By all measures, last year’s flu season was a mild one that peaked in early March. The number of cases reported, the total number of pneumonia/influenza deaths, and the number of pediatric deaths were all comparatively low.1 The main circulating strains were the same as the previous 2 years, leaving much of the population protected by immunity gained from natural infections. And there was a good match between the vaccine and the circulating strains, leading to higher vaccine effectiveness.
So what’s new—and what remains the same—for the 2012-2013 season? Annual flu vaccination continues to be recommended for everyone ≥6 months of age, starting as soon as the vaccine is available and continuing through the influenza season. This season’s vaccine contains 2 new strains in addition to the A/California/7/2009 (H1N1) strain that has been in the vaccine the past 2 seasons and was used for a monovalent vaccine in 2009. The new strains are A/Victoria/361/2011 (H3N2) and B/Wisconsin/1/2010.2
Each year, influenza experts decide which strains to include in the vaccine based on the ones currently circulating and the ones expected to circulate into the next season. The degree to which vaccine strains match circulating strains will determine the effectiveness of the vaccine.
A variety of products
The number of influenza vaccine products has increased, and they differ in the ages for which they are approved.2 All trivalent inactivated vaccine (TIV) products are given intramuscularly, with the exception of a relatively new product, Fluzone Intradermal (Sanofi Pasteur). There is also FluMist (MedImmune), a live-attenuated influenza vaccine (LAIV), administered as a nasal spray. And, for adults ≥65 years, the product Fluzone High-Dose contains 4 times the antigen content of other vaccines for this age group. The Centers for Disease Control and Prevention (CDC) does not express a preference for any one of the TIV products over the others.
A new algorithm for children <9 years
To mount an adequate immune response in children <9 years, 2 doses of vaccine are needed in the first year of receiving vaccine. The time between doses should be at least 4 weeks; longer intervals do not appear to matter. This leads to a complex algorithm when taking into consideration vaccines given in past years. To simplify the issue, the CDC has approved an algorithm for this season that involves only 2 questions (FIGURE 1).
However, strict adherence to this algorithm will result in some children receiving 2 doses when one would suffice. If a child has received at least 2 doses of seasonal influenza vaccine in any prior season, and at least one dose of A/California/7/2009 (H1N1), then just a single dose of vaccine is needed this year. The A/California antigen could have been in the monovalent product in 2009 or the regular trivalent products in the past 2 seasons. If any doubt or confusion exists, administer 2 doses, 4 weeks apart. There is no harm in receiving 2 doses if only one is needed.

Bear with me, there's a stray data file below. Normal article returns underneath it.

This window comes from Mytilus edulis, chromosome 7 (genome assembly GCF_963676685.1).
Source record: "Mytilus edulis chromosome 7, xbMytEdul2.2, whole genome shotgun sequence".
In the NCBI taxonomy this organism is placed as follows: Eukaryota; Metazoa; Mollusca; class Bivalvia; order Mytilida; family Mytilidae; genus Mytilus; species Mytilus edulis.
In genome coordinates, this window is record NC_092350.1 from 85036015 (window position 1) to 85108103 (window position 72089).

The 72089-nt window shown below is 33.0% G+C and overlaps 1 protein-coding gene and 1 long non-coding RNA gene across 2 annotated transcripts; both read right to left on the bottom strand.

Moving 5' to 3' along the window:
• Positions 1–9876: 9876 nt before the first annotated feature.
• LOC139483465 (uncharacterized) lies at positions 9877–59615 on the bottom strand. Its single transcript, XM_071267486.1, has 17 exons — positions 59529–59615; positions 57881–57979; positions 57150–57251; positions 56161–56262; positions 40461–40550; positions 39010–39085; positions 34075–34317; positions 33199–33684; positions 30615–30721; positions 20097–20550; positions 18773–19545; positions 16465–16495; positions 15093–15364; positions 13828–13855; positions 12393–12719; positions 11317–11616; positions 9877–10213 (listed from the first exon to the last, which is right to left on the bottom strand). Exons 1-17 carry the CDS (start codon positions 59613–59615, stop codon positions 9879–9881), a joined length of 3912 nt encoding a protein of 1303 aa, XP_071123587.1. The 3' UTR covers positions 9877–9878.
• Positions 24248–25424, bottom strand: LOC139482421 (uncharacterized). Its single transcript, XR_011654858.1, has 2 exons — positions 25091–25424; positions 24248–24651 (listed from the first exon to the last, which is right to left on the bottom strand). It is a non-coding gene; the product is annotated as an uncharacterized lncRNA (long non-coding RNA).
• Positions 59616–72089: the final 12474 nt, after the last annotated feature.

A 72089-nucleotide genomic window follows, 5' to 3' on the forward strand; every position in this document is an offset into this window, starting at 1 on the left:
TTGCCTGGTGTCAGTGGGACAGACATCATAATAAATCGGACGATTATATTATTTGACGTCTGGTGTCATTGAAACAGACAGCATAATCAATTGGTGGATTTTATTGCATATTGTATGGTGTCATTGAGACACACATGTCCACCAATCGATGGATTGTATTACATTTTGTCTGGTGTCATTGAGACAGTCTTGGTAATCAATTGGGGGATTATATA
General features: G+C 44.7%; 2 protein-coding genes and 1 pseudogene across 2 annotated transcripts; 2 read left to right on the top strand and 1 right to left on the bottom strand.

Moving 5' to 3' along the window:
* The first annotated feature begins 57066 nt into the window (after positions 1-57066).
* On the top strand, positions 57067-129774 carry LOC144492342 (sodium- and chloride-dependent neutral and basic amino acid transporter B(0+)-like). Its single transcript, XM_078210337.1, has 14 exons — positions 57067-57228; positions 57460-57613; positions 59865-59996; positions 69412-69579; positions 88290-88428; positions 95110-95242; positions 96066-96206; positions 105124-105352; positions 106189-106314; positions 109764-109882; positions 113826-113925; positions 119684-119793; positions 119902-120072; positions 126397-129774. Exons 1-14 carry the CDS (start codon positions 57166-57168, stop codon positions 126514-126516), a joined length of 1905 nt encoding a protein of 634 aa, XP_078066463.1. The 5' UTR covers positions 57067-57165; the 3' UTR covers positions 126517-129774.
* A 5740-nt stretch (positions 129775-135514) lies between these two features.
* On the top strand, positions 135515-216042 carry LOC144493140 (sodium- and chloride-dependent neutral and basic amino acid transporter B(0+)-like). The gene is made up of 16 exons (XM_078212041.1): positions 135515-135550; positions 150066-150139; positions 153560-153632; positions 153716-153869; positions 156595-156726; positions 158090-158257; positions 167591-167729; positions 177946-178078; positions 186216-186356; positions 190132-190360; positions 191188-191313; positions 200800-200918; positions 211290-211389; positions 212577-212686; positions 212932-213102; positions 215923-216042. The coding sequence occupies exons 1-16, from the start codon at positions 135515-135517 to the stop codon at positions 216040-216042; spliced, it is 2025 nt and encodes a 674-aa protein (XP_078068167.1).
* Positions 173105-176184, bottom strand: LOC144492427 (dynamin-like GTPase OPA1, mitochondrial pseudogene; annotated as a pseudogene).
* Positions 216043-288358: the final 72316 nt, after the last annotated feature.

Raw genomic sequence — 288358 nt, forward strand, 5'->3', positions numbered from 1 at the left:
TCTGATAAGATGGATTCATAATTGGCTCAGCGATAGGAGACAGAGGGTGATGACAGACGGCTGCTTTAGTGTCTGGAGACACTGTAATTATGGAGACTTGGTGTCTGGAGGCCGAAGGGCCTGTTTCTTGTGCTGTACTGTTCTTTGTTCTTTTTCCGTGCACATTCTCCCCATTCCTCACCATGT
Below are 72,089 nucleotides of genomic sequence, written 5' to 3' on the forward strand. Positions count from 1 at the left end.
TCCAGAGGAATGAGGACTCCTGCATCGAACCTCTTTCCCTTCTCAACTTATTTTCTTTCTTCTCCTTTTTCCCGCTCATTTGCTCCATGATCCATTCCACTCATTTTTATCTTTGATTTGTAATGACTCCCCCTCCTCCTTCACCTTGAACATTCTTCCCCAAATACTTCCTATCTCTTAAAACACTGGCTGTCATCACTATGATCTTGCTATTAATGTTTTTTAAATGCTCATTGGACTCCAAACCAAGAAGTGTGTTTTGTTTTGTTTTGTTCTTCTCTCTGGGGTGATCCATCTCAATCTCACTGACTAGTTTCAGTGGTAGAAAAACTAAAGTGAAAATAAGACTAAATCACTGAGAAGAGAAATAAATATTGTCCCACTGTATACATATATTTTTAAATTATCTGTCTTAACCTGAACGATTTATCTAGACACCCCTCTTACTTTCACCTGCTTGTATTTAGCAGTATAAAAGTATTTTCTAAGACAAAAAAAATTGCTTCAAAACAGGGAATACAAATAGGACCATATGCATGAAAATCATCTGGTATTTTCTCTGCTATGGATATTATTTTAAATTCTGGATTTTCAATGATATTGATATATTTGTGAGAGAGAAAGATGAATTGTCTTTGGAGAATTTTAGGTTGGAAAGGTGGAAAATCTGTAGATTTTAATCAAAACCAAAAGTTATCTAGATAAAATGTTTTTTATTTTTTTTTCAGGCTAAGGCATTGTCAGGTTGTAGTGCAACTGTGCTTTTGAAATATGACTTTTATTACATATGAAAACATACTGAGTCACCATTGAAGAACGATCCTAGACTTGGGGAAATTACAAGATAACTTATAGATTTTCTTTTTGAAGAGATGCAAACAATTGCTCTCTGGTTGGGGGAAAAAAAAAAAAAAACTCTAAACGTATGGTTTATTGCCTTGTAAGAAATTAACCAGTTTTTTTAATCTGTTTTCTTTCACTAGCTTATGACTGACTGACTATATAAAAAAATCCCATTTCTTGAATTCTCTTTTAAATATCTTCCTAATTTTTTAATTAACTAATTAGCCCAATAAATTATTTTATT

The CDC’s new dosing algorithm for children 6 months–8 years receiving influenza vaccine in the 2012-2013 flu season2
*Doses should be administered at least 4 weeks apart.
†For simplicity, this algorithm takes into consideration only doses of seasonal influenza vaccine received since July 1, 2010. However, if a child 6 months through 8 years of age is known to have received at least 2 seasonal influenza vaccines during any prior season, and at least one dose of a 2009 (H1N1)-containing vaccine-—ie, either 2010-2011 or 2011-2012 seasonal vaccine or the monovalent 2009 (H1N1) vaccine—then the child needs only one dose for 2012-2013.
Egg allergy precautions
While all influenza vaccines are manufactured by injecting virus into chicken eggs, the amount of egg protein in the vaccine is extremely low. Those who react to egg products only with hives can receive TIV (not LAIV) under the care of a clinician who is familiar with egg allergy manifestations. (Patients should be observed for 30 minutes after vaccine administration.) Those who have more severe reactions to eggs (FIGURE 2) require assessment by a physician with allergy expertise before receiving an influenza vaccine. All facilities that administer vaccines should be equipped to respond to anaphylaxis, and all providers who administer vaccines should be adequately trained in anaphylaxis management. The CDC made these recommendations last year, and there was no increase in egg allergy adverse events following vaccination reported during the 2011-2012 flu season.3